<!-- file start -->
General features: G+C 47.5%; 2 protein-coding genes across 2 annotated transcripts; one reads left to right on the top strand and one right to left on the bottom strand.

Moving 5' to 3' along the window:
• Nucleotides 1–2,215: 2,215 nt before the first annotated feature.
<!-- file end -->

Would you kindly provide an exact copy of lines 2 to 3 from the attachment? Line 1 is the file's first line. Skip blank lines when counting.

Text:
Moving 5' to 3' along the window:
• Nucleotides 1–2,215: 2,215 nt before the first annotated feature.